Some physicians have chosen not to do both a preventive medicine visit and a problem visit on the same day. If the patient is scheduled for a wellness visit and a problem comes up, the physician would either make the decision to change the visit to a problem-oriented visit and reschedule the preventive if the problem is high risk; or have the patient return to deal with the problem issue at a later date if the problem is a low risk. This method keeps the appointments separate and easier for the patient to understand the difference. The downside is that it requires the patient to come back for a second visit, taking additional time off work, to deal with something that could have been handled during one visit.

I’d rather buy a month’s worth of Starbucks than…pay my doctor bill Wednesday, Jul 6 2011 

One of the biggest frustrations we have in the health care industry is due to patients not understanding their own health insurance benefits. Oftentimes, patients think that just because they carry insurance, that means that everything is covered and they don’t have to pay anything. Patients receive health care service and a month later they discover that their insurance doesn’t cover that particular service; however, instead of accepting the responsibility of paying, many patients fight, demand, and threaten the physician’s office staff to make the balance go away.

This phenomenon has gotten worse in the past twenty years or so. I subscribe to the theory that much of this mentality is due to the inception of HMO’s. In the beginning, HMO’s had either zero patient financial responsibility, or an exceptionally low out-of-pocket cost. People have been conditioned in thinking that health care is an entitlement. After about a decade, due to insurance companies (and employer groups) not being able to withstand the expense of higher utilization of “free” health care, they began to make the consumer more responsible by charging higher co-pays and not covering certain services. Unfortunately, most Americans expect the same Cadillac coverage without any additional expense (beyond their insurance premium and co-pay).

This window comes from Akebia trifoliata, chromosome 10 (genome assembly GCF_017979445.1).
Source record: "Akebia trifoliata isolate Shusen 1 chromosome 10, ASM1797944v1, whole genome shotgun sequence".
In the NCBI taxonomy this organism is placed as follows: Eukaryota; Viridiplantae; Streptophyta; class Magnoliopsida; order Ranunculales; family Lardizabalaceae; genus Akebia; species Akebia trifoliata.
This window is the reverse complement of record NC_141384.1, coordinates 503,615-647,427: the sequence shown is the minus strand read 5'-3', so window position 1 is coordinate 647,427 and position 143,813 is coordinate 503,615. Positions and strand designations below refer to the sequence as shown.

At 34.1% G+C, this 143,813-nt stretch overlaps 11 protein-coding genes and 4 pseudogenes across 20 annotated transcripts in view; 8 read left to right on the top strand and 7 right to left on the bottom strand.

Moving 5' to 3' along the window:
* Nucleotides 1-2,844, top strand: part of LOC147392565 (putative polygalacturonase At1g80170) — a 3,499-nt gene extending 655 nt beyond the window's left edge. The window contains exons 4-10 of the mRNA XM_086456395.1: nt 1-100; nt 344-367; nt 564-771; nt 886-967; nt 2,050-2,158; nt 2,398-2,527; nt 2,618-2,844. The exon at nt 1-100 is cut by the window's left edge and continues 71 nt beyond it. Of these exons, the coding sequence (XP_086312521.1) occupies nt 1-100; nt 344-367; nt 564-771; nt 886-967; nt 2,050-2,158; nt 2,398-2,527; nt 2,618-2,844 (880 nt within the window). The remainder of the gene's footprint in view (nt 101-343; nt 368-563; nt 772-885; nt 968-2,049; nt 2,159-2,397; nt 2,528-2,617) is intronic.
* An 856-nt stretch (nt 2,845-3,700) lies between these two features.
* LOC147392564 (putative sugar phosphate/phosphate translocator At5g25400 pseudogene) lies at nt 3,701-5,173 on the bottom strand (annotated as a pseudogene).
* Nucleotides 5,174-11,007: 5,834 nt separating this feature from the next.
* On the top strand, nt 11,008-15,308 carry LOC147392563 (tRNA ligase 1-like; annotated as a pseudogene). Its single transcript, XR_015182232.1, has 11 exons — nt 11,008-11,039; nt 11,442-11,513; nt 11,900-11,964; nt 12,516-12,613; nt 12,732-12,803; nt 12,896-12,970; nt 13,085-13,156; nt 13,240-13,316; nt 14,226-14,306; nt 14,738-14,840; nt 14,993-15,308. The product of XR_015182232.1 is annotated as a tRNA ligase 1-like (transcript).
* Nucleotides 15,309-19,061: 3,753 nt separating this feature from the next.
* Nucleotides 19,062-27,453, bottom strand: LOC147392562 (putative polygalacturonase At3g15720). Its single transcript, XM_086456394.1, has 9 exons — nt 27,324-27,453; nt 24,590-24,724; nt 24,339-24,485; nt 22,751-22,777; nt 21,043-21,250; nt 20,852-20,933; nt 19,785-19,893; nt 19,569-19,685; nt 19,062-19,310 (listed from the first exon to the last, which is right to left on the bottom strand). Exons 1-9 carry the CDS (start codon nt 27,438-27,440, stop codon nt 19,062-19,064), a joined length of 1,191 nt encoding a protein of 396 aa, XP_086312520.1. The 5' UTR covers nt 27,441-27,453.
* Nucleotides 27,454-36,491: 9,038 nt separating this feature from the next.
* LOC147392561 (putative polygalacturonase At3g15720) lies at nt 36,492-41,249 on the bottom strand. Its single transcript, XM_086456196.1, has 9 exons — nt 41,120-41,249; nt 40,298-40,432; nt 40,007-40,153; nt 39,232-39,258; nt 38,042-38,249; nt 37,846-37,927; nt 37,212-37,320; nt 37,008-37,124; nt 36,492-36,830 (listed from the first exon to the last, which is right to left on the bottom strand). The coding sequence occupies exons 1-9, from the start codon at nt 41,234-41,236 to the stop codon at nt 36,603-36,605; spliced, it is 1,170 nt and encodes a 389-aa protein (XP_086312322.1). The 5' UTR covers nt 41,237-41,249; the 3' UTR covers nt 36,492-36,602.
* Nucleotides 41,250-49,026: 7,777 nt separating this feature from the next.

A major challenge in physician practices is to help their patient’s understand their insurance company’s reimbursement policies, all the while maintaining good will. Physicians are finding themselves having to develop various financial informed consent forms to assure that the patient understands that they may be responsible for some of the cost. Medicare has required this, in the form of Advanced Beneficiary Notices (ABN), for years.  Even so, we often hear patients state, “I signed it but didn’t read it.”  Or, “I was afraid if I didn’t sign it that I wouldn’t get the service.” Perhaps the days of accountability are long gone.

One of the biggest threats we hear from patients is that they will leave our practice if we don’t write off their balance. Not much that you can do about that. Health care is a business and we cannot pay the bills with altruism. In addition, it is fraud to bill the insurance company for services and write off the patient’s responsibility. Aside from financial hardship cases, routine adjustments of patient responsibility can get a physician excluded and/or fined by the government when it is a government program such as Medicare or Medicaid. Worst case scenario for commercial insurance is the insurance company dropping the physician from their network.